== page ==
Day 1 from Zeleznik just outside Belgrade in Serbia and my first impressions are of a pretty place, friendly, with the happiest of street dogs, and surprisingly warm weather!
Being a Sunday, and a generally quieter time for daytime activities in respect of Ramadan, Clark Schofield, Director at our brilliant partners here Collective Aid and I took the opportunity to catch up over a morning coffee (and a sneaky beer later). You can meet Clark, talking about their volunteer needs, in this little video taken at their office next door to “tiny house” the smaller volunteer house where I’m staying.
So, here’s a little of what I found out about the refugee crisis in Serbia... please forgive me (blame the beer!) if I’ve got anything a bit muddled.
In 2015 a million refugees passed through Serbia on the Balkan Route through Europe. By late 2015 Hungary was building its border wall and Croatia was also taking steps to close its border.
The people already in Serbia got stuck, but the numbers arriving dropped drastically. And so by mid-2017 the refugee population was around 11,000. Since then, many have continued on to Bosnia so that today’s population is nearer 4,000. This is made up of some people here since 2015 and some transient populations still with hope of crossing borders and starting their new life. Few, maybe just some families, want to stay in Serbia because there’s little opportunity here. Sadly it has one of the highest unemployment rates in Europe and so there’s precious little chance of refugees getting work.
The refugee population is living in 18 camps with the government providing shelter, food and some aid distributions (twice yearly in partnership with UNHCR and the Danish Refugee Council). There are also about 400 people in squats in the north all within 2km of the borders with Hungary or Croatia... A couple of aid groups are there helping and much of our most recent grant provided urgently needed shoes to these people.
The compassion shown here in Serbia deserves recognition, especially compared to other places in Europe. Clark believes the family camps are about as nice as it’s possible for a camp to be and added that some camps are progressive in being co-led by the Commiseriat (Government) and a community representative. A model I’d certainly like to see adopted more widely.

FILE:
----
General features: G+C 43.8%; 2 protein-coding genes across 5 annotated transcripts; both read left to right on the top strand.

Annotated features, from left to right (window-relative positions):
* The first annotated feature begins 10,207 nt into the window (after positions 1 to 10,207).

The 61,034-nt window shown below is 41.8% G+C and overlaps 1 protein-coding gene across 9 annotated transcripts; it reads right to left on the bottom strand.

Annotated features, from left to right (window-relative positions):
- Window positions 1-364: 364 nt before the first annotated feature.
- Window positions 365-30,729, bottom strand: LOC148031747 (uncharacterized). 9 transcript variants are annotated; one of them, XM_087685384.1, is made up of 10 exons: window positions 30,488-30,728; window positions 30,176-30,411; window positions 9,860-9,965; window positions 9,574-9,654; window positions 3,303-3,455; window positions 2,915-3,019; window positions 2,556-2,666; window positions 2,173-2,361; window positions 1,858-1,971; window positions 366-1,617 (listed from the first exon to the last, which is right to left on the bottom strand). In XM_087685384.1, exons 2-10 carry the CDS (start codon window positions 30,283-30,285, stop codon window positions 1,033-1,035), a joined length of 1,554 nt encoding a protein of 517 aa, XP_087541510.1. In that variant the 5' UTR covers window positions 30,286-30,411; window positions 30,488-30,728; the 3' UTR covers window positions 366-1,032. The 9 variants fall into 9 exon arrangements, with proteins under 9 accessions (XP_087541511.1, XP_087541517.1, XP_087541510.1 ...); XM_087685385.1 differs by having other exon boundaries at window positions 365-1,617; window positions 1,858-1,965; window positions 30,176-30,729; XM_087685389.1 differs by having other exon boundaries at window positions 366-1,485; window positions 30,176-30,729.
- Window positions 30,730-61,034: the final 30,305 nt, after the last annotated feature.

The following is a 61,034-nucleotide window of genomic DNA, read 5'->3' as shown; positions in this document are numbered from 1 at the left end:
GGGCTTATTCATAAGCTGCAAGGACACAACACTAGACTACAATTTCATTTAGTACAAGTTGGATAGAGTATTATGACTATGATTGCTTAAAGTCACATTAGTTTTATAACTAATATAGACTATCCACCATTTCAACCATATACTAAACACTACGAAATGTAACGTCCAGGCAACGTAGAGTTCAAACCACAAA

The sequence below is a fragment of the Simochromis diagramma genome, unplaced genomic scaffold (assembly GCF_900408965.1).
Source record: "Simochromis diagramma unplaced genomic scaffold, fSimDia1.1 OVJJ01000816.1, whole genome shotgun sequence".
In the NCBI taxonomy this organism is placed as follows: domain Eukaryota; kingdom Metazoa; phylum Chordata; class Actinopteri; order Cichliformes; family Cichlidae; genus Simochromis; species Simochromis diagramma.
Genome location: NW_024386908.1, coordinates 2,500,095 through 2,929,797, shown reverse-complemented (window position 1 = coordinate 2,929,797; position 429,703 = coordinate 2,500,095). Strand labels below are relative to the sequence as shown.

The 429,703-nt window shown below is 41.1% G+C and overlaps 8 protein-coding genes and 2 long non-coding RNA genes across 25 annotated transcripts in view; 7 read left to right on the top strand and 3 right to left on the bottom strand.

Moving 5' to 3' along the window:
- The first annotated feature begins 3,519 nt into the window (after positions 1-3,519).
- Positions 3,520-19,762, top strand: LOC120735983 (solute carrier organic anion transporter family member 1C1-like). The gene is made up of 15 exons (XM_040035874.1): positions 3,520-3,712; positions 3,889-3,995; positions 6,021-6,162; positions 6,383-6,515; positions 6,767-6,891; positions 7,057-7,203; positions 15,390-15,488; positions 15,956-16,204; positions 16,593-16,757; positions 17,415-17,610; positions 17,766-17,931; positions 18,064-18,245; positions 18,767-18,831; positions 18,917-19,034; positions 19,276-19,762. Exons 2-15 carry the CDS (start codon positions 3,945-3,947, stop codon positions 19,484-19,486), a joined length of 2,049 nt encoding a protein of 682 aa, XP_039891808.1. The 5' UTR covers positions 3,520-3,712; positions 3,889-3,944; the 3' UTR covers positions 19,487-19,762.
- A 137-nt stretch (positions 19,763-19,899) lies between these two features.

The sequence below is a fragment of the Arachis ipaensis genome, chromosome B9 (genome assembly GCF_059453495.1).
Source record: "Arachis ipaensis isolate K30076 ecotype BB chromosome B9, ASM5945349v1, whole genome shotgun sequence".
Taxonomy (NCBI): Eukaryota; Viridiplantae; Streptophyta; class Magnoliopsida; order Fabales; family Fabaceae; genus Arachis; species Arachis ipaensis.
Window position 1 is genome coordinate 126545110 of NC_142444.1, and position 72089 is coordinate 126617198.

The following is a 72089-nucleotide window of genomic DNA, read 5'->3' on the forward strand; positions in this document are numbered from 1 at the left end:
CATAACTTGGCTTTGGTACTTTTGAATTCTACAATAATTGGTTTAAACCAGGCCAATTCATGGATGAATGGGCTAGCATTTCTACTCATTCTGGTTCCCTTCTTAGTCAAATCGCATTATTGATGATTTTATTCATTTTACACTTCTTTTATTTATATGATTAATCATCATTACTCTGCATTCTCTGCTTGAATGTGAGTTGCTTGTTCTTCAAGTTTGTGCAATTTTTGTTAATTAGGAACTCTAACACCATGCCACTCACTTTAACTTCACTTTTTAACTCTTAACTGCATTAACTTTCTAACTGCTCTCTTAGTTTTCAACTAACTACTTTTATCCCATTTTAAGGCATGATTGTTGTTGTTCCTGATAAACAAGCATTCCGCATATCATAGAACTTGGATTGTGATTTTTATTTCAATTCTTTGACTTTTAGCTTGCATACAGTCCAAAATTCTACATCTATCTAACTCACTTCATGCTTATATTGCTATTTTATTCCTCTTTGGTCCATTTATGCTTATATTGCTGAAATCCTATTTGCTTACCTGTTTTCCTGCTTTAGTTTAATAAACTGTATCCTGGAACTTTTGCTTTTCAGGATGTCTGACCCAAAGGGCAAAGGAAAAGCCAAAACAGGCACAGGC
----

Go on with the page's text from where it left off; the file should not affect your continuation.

Volunteer groups like Collective Aid (then BelgrAid) came to help in mid to late 2017. They were responding to images going viral of a horrendous squat in the centre of Belgrade known as the Belgrade Barracks then home to 2000 desperate people. I remember the images vividly. Of men with hardly any clothes, in the freezing snow, washing from frozen rain water in a barrel, or trying to keep warm over a makeshift fire... I can remember some of the projects we supported at the time too - for the BelgrAid vans (still in use!) clothes and food.
When BelgrAid arrived their volunteers cooked a hot meal a day and other groups provided other food and aid distributions. BelgrAid continued their kitchen programme for nearly 16 months taking care and pride in balancing nutrition and flavour. In passing their food services on to others they’ve taken just as much care to train the new local providers (for some camps) to prepare food to the same standard, and this continues today. I showed Clark a picture of the disgusting food given daily on the Greek islands and he was literally speechless. Completely horrified. Me too.
Of course, things here are far from perfect. People are stuck. There are too few toilets, showers and washing facilities in the camps so sickness like scabies and lice are always a problem. The authorities have little motivation to improve these and are reluctant to let volunteers help either. And the people are bored. They need community spaces, Wi-fi hot spots, activities. Simple things critical for their mental health... and to prevent unnecessary fighting.
In close-by Obrenovac Camp, which is a former military barracks with dorms of 20+, 650-900 young men aged 18-25 are living there. They needed something to do with their time, just like young men everywhere do, right?
And so Collective Aid have re-focussed their energy from the kitchen to the Azadi Community Centre close to Obrenovac Camp where they now give language classes, hold highly animated European Culture discussions and activities 7 days a week to about 40 people a day. And they’ve worked with camp authorities to gain permission to run activities inside the camp - currently two cinema nights a week and two sports activity days.... both of which are exceptionally popular (about 300-400 come to cinema nights and even the Commiseriat join in the sports!). I was interested to learn the most popular movies are Bollywood! The population - which is about 80% Afghan and Pakistan - love them!
Clark and the team really want to expand all their activities - bigger premises for classes and more cinema and sports days. They need permission from the Commiseriat, and more funding.
Collective Aid are forming a plan for hygiene too and the day before I got here Clark collected a new van/truck that’s ready for conversion to mobile showers - capacity of maybe 120 x 5 minute showers a day. Watch this space.... And potentially start sending Dignity Packs this way too.
In the next couple of days I’ll be with the team at the community centre and hope to join Iftar in the camp, if it’s at all possible. Unfortunately there’s no cinema or sports during Ramadan. I’m so impressed by what I’ve heard so far, and looking forward to being part of it all for the next couple of days.